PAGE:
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regular-article-logo Thursday, 29 February 2024

Women Friday: Editorial on how gender inequality in robotics research can reinforce regressive stereotypes

The age-old stereotype of women being the fount of emotions and, along with these, charm and grace and kindness seems to have now seeped into the world of cutting-edge technology

The Editorial Board Published 20.08.23, 07:13 AM
Representational image

Representational image File picture

In the shape of a tall, plastic cylinder, Amazon’s Alexa is not quite the quintessential femme fatale. Yet, it affirms its gender as “female in character” in a perceptibly feminine voice. Alexa, among the first generation of Artificial Intelligence bots, is not the only instance of technology shunning manhood. Alexa is the predecessor of ‘Ai-Da’, an ultra-realistic humanoid robot artist, and ‘Grace’, a nursing assistant robot, as well as ‘Sophia’, ‘Nadine’, ‘Mika’ and ‘Desdemona’ — each of whom, as their names suggest, is modelled after women. Recently, these futuristic females gathered at a United Nations conference in Geneva. But instead of the occasion turning into an opportunity to address gender inequality in the sciences, it led to the startling discovery that Sophia and her sisters could well end up reinforcing embedded, regressive gender stereotypes.

Consider the choice of the feminine voice for these bots. A study has found that men and women — humans, in this instance — prefer talking to female voices because they perceive them to be warmer and richer in terms of emotions. Little wonder then that Nadia and Co. are unlikely to be ever blessed with a baritone. The age-old stereotype of women being the fount of emotions and, along with these, charm and grace and kindness seems to have now seeped into the world of cutting-edge technology. The persistence of these primitive ideas can, of course, be attributed to the skewed representation of the sexes in robotic research. Robotics apparently is the fief of the heterosexual male: an overwhelming 95.6% of robotics systems engineers are men who, according to research at the University of Indiana, are “choosing to make their creations female because of their interest in the opposite sex.” Incidentally, AI and robotics have an even lower gender diversity than STEM subjects. Consumers, unsurprisingly, are bringing women bots home. They are not only deemed benign — is a rogue woman robot inconceivable? — but are designed to be comely and, most tellingly, servile. Science has essentially conceived the female bot as mankind’s Woman Friday: uncomplicated tools programmed to fulfil the owners’ commands with a singsong voice. So it does not come as a shock to learn that human beha­viour towards the Tech Lady is as objectionable: Amazon’s Alexa had to be given a special ‘disengagement mode’ to put a stop to the constant verbal harassment that she was being subjected to. Misogyny and sexism would evidently be integral to the dystopian future in which bots brush shoulders with humans.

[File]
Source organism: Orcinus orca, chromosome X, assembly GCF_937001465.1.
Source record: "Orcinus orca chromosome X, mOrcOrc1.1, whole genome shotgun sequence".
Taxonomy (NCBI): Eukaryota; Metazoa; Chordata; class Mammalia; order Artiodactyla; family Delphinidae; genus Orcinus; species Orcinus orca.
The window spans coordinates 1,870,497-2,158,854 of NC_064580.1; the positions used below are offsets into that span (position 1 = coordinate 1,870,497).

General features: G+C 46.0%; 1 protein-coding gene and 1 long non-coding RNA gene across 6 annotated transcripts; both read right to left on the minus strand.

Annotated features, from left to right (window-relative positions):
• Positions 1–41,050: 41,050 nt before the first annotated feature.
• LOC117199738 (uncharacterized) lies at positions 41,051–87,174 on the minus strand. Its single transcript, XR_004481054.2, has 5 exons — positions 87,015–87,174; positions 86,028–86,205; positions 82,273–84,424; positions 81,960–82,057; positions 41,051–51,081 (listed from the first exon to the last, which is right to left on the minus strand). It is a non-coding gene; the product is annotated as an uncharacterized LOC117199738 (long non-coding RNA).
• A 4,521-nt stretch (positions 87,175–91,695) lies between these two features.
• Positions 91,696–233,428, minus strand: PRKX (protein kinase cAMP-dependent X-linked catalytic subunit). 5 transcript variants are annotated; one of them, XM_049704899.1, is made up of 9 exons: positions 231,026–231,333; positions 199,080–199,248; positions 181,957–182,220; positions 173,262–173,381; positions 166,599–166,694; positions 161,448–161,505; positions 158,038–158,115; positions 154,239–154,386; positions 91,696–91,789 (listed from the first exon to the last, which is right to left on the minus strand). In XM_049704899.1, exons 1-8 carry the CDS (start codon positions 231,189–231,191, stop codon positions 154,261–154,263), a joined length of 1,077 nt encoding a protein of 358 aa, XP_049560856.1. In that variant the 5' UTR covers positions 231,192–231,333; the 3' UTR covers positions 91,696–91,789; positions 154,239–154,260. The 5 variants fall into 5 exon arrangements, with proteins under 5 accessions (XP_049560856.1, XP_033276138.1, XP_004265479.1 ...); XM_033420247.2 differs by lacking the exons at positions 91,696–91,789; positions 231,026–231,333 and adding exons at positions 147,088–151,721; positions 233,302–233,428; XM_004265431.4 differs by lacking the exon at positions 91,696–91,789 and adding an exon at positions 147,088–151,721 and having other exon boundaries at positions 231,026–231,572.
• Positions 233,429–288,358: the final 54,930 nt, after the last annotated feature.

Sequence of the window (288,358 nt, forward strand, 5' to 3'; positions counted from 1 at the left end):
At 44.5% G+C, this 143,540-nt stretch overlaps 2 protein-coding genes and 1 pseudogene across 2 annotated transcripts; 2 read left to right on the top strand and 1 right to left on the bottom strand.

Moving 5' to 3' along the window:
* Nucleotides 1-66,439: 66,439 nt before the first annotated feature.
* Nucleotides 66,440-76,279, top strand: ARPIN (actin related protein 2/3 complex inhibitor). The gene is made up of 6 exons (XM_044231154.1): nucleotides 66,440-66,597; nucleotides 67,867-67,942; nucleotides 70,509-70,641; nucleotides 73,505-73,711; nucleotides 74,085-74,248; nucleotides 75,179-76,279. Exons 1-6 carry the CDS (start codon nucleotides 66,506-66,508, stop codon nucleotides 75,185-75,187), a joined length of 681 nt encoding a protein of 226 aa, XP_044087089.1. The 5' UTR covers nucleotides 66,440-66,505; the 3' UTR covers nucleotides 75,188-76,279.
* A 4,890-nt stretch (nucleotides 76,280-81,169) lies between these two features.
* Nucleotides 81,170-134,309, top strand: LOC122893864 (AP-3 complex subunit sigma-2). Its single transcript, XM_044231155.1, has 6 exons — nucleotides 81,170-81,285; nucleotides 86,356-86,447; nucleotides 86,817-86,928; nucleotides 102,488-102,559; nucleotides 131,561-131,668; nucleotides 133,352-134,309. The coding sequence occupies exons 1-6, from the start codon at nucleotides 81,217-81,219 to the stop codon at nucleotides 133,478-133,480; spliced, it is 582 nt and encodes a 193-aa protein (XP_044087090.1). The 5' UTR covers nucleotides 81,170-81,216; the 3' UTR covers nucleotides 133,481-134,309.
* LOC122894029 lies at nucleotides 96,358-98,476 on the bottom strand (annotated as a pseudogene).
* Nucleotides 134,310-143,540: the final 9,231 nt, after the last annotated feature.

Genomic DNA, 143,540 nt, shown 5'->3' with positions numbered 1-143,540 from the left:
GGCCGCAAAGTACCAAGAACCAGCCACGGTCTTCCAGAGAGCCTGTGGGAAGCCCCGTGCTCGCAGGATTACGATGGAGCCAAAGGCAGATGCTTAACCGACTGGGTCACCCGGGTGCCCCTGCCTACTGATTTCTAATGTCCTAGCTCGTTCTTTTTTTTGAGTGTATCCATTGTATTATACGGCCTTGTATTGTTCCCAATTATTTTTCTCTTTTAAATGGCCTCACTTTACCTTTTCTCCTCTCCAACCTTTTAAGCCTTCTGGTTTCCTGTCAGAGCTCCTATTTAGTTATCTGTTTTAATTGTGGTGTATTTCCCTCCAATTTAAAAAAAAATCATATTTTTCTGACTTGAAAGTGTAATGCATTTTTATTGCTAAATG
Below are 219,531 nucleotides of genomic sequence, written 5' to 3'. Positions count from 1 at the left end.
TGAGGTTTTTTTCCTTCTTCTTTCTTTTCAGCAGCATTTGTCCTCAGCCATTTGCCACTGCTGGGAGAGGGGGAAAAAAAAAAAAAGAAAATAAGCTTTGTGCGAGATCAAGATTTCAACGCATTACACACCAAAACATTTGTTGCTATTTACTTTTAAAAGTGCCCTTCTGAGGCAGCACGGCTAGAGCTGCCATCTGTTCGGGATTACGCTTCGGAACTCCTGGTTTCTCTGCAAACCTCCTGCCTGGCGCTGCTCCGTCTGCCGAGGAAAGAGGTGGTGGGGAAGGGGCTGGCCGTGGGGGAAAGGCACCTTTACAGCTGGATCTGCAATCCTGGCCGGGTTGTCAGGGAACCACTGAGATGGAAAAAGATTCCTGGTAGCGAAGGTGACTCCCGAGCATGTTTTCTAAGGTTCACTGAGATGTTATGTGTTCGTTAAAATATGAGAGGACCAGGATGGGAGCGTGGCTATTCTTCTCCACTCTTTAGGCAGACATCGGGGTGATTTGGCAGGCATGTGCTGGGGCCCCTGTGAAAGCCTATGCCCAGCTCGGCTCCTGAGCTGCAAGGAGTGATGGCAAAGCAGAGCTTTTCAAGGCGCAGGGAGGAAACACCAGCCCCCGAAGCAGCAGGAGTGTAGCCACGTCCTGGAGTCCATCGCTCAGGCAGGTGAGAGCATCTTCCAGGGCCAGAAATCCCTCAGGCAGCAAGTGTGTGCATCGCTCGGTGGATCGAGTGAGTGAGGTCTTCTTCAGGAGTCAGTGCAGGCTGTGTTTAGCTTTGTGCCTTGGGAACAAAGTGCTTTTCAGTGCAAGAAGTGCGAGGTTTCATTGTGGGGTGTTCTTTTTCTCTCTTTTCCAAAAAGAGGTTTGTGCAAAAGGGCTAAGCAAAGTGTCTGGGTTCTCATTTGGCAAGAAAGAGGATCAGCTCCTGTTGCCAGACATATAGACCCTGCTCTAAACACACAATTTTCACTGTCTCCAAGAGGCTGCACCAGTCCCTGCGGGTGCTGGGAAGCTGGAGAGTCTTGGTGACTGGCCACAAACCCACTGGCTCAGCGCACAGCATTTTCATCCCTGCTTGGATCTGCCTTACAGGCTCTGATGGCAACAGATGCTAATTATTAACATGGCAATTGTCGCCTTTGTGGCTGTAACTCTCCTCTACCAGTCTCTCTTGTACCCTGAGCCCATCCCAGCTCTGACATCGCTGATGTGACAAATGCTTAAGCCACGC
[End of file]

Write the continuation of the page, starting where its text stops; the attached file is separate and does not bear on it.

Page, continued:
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Surprisingly, several experiments with gender-neutral robots have yielded sexist results as well. This is only to be expected. Given that robots are learning from a fraternity of scientists which is disproportionately white and male, they are more likely to pick up the biases — not just gender but also racial — that exist in modern society. Sophia will continue to speak in a soft — alluring? — voice unless more women scientists have a say in her creation.

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